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Russia, Guinea’s diplomatic row resolved, as ambassador apologizes



The military junta in Guinea, has protested to Russia’s ambassador after his embassy reportedly warned of possible unrest in Conakry, capital of the West African nation.

Russia’s warning to its citizens in Guinea was issued after junta leader Colonel Mamady Doumbouya dissolved the government, and ordered the closure of all borders.

Ambassador Alexey Popov apologised to the junta for what he called a misunderstanding, Guinean media reported.

Col Doumbouya took power in a 2021 coup.

He dissolved his government on Monday without offering any explanation.

He also ordered the seizure of the passports of sacked ministers, and the freezing of their bank accounts.

The junta reacted angrily to Russia’s statement with an official in its foreign ministry summoning Mr Popov to a meeting.

“I explained that it was a misunderstanding, a false translation of what was published.

“The announcement was published only in Russian for Russian citizens,” Mr Popov was quoted as saying by Guinea’s state-owned television and radio.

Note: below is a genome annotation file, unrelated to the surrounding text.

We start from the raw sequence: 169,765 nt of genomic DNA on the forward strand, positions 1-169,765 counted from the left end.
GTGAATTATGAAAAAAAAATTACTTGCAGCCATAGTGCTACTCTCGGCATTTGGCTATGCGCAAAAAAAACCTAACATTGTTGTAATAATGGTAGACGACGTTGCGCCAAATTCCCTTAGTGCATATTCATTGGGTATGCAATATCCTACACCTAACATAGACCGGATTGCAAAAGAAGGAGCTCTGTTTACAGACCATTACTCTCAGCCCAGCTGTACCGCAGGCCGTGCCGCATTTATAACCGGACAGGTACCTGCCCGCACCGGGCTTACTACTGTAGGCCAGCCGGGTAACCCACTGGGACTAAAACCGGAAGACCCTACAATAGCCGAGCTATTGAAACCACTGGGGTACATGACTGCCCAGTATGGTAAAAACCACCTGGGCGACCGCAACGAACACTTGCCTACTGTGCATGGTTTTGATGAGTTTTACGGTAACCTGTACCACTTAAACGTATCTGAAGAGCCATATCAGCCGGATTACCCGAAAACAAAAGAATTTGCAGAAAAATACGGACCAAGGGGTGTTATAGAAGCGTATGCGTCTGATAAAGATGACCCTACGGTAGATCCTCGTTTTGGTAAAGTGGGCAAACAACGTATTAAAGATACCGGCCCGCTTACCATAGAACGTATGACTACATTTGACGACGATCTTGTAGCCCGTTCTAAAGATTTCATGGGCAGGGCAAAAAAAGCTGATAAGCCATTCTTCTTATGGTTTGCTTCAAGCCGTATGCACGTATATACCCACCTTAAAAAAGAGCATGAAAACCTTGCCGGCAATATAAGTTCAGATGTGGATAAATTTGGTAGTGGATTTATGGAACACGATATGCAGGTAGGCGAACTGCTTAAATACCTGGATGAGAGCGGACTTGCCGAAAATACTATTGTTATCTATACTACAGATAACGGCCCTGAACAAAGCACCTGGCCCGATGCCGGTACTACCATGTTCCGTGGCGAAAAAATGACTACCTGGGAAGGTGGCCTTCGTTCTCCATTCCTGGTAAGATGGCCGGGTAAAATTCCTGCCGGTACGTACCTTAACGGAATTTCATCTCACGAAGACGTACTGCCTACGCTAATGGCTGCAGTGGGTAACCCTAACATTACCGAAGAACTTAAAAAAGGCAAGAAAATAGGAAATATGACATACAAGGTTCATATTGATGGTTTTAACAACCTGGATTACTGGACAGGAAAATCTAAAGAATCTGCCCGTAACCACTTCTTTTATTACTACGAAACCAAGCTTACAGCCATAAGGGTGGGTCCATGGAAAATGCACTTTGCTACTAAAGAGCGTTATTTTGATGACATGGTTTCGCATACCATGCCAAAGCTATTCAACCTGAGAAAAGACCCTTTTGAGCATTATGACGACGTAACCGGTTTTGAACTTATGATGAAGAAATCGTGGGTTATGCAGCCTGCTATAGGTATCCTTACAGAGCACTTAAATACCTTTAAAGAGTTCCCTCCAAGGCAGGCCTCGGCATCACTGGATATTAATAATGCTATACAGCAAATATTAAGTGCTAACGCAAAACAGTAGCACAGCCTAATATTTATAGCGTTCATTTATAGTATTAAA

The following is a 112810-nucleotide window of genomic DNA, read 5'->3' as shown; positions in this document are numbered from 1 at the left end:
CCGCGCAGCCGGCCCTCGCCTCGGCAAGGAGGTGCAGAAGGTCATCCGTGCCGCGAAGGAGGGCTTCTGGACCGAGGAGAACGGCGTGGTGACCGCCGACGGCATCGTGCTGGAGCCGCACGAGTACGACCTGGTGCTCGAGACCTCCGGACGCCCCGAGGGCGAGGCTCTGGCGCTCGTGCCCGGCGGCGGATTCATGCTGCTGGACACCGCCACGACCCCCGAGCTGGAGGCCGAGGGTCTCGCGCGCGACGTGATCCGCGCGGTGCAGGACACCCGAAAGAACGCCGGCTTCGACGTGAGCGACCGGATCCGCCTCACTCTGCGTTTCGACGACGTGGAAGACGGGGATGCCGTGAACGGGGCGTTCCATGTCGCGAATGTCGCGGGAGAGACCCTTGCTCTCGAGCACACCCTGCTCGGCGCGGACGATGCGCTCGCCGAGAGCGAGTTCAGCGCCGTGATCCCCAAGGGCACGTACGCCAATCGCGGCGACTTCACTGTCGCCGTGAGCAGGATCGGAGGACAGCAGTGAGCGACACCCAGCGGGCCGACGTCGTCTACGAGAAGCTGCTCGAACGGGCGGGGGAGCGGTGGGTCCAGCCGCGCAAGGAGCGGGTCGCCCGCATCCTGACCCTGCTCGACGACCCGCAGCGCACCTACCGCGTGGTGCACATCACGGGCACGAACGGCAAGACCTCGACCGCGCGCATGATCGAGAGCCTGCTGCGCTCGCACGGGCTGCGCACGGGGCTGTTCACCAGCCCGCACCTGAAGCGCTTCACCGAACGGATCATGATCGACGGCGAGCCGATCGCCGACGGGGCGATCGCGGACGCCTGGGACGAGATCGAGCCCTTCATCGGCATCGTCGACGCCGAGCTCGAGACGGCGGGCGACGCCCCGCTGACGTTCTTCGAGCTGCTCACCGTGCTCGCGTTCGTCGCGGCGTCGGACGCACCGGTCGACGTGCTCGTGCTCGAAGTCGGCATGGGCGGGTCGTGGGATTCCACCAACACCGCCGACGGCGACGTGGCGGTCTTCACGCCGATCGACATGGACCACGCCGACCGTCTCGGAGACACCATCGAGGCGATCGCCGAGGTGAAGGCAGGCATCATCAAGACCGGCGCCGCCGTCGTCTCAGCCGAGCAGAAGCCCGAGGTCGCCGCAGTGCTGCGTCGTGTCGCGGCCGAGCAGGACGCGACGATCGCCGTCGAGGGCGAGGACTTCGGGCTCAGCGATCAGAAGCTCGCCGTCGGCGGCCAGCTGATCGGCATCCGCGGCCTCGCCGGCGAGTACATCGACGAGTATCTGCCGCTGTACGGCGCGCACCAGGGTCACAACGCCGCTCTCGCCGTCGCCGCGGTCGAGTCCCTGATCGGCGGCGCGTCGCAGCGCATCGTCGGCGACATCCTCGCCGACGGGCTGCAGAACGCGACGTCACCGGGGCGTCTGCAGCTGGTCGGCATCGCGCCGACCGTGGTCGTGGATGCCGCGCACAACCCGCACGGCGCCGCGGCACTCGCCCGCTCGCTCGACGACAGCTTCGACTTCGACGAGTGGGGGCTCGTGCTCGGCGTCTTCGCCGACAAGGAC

The junta accepted the apology.

Guinea is one of several former French colonies in West Africa to be hit by coups in recent years.

The juntas, which seized power in Mali, Niger and Burkina Faso have pivoted toward Russia, while being hostile towards France and the West African regional bloc, Ecowas.

However, Col Doumbouya has tried to maintain good relations with all sides.

He has promised to hold elections to restore democratic rule by the end of 2024.

Russia’s Vladimir Putin

The junta banned all demonstrations in 2022 and has detained several opposition leaders, and members of civil society groups.

See also  Zelensky says 31,000 troops killed since Russia's invasion

Col Doumbouya overthrew President Alpha Condé in September 2021, saying the army had little choice but to seize power because of rampant corruption, disregard for human rights and economic mismanagement.

Mr Condé was Guinea’s first democratically elected president, taking office in 2010 following the end of military rule.

He was re-elected in 2015, but faced protests four years later when he changed the constitution to run for a third term.

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